(Reuters) - Hurricane Sandy has the potential to cause some of the largest losses the global insurance industry has faced this year, but nothing that would strain insurers financially aside from hurting earnings this quarter, analysts said on Monday.
Disaster modeling company Eqecat, used by the industry to forecast storm exposure, said Monday there was no way to assess what kind of losses Sandy might ultimately cause until after landfall sometime early Tuesday.
But because disaster losses in general have been much smaller this year than last year, financial analysts said insurers were well placed to handle the inevitable claims, even if they exceed last year’s $4.3 billion in losses from Hurricane Irene.
“With $500 billion-plus of capital ... we expect the (property and casualty) industry is once again well prepared to pay all Frankenstorm insured losses,” Morgan Stanley analyst Gregory Locraft said in a report on Monday, using the nickname for the Sandy-nor‘easter combo.
While 2011 set global records for disaster losses of about $100 billion, mostly due to U.S. tornadoes and Asia-Pacific earthquakes, losses this year are a small fraction of that. Reinsurer Munich Re estimated this summer that worldwide disaster losses were just $12 billion in the first half of 2012.
That meant even a $10 billion hit from Sandy could end up being the most sizeable loss for the industry this year.
But with capital abundant, Locraft and others said the biggest impact on the industry may be in fourth-quarter earnings. Insurers budget for a much smaller volume of catastrophe losses in the fourth quarter than in the third period, which is the more typical window for hurricane damage.
Locraft said losses of about $5 billion would hurt earnings for large property insurers like Chubb Corp, Allstate Corp and Travelers Cos Inc, while losses around $10 billion would also affect the large global reinsurers.
“The causes for loss from this storm are likely to be a relatively broad area of tropical storm-force to some hurricane-force winds, as well as flooding,” said Michael Kistler, a product manager at RMS, another of the modeling companies relied on by insurers.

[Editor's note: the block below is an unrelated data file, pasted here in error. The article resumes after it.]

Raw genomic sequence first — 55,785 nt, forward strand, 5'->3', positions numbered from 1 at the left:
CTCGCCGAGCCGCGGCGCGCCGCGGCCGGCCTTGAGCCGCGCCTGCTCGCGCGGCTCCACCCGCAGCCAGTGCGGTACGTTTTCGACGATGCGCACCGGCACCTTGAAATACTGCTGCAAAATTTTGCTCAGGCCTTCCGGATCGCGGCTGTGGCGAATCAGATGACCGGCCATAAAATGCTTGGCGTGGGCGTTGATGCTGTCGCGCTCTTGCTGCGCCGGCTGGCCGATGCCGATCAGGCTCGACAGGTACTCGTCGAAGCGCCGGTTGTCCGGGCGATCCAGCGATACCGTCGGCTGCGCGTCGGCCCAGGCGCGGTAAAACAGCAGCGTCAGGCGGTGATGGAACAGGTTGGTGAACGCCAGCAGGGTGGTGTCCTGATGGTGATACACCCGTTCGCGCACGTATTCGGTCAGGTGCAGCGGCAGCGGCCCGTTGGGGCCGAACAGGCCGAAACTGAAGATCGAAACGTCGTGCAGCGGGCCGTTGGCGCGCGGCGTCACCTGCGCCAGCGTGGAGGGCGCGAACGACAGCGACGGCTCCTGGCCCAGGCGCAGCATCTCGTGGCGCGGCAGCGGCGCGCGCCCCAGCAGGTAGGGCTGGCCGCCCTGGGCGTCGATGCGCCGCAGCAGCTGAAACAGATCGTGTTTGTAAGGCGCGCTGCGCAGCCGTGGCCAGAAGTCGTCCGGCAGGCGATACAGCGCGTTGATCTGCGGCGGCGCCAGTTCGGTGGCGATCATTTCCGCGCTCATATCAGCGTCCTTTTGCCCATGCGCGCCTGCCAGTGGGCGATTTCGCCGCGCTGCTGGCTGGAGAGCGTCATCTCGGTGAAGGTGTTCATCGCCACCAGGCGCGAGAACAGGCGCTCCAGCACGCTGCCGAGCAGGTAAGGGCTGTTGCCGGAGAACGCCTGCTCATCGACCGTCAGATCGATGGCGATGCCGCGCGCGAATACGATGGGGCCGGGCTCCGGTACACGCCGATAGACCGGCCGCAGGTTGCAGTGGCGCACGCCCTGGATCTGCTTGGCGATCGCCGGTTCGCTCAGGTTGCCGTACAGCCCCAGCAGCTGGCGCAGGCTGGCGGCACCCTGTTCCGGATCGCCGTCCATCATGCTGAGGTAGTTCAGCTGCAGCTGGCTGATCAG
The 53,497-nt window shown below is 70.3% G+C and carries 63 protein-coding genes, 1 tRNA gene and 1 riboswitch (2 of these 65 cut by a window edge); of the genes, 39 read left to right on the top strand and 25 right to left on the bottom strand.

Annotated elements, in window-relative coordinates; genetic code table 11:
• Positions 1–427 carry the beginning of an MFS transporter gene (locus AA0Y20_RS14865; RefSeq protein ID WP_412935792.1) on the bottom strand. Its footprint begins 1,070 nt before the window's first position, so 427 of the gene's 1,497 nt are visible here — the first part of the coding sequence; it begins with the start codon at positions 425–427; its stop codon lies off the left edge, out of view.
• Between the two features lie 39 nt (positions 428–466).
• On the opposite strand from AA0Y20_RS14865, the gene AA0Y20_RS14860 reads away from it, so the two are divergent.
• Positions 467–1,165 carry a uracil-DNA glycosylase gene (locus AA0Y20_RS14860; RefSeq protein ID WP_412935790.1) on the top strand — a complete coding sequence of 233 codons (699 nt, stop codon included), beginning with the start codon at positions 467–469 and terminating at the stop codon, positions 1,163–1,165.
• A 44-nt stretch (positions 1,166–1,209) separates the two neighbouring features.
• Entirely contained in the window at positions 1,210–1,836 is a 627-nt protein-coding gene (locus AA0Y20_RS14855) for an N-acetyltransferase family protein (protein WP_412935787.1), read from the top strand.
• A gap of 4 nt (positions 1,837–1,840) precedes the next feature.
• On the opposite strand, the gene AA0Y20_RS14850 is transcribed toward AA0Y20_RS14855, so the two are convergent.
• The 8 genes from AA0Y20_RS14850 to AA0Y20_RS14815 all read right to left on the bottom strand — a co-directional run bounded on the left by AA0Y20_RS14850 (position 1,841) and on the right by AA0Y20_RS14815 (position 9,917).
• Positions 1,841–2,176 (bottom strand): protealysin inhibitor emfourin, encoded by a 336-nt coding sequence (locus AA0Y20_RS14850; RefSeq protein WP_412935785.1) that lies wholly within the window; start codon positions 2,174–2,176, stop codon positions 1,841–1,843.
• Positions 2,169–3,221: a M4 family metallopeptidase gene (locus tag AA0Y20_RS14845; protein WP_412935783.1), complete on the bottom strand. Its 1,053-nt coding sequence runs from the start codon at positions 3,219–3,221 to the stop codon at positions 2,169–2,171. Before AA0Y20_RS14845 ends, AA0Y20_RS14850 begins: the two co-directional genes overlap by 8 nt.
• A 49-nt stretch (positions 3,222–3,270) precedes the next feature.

“In Hurricane Irene, while we expected the storm to maintain strength, it actually weakened significantly ... whereas Hurricane Sandy by all respects has had the perfect timing of everything lining up.”
Major European players like Lloyd’s of London and Swiss Re said it was far too early to comment on loss impacts they may face, though investors sold shares on the mere prospect of Sandy’s impact.
The STOXX 600 European insurance sector was one of the worst-performing equity indexes in Europe Monday on exposure fears, shedding 1.5 percent.
“I think it’s fairly natural that the market’s fretting a wee bit in terms of potential exposure,” said Shore Capital analyst Eamonn Flanagan.
Nonetheless, Maryland-based analyst Meyer Shields of Stifel Nicolaus said in a note late Sunday that Sandy could cost more than Irene because of stronger winds, but was still manageable.
“Since we’re located squarely in Sandy’s expected path, we understand the inconvenience, frustration and in many cases, financial burden Sandy will impose on many Northeastern residents, but after an uncharacteristically catastrophe-light (third quarter), we think the industry can easily absorb $5 billion in insured losses from Sandy,” Shields said.
Sandy’s impact will inevitably lead to questions about the effect on insurance pricing, which has been rising for the last year or so.
Insurers suffered years of price weakness amid a relatively mild disaster climate, with rates in late 2010 and early 2011 dropping to levels last seen around the year 2000.
The catastrophes of 2011 changed that, and big insurers like Travelers have been steadily boosting prices in the high-single-digit percentage range each quarter since.
But Shields said it was unlikely Sandy would have enough impact to accelerate price increases for the sector. For a single event, analysts and insurers usually talk about a $50 billion loss as the kind of hit that would instantly raise pricing across the board.
Peers agreed that Sandy was unlikely to add any impetus to price gains, though it would not hurt, at a minimum.
“We do not expect a meaningful impact on commercial and reinsurance pricing levels, but the psychology of another large, unusual storm certainly should not hurt the pricing tone on the margin. An already very firm homeowners marketplace will only get firmer,” said Larry Greenberg, an analyst at Janney Capital Markets unit Langen McAlenney.
Reporting by Ben Berkowitz in Boston; Additional reporting by Myles Neligan and Sudip Kar-Gupta in London; Editing by Jeffrey Benkoe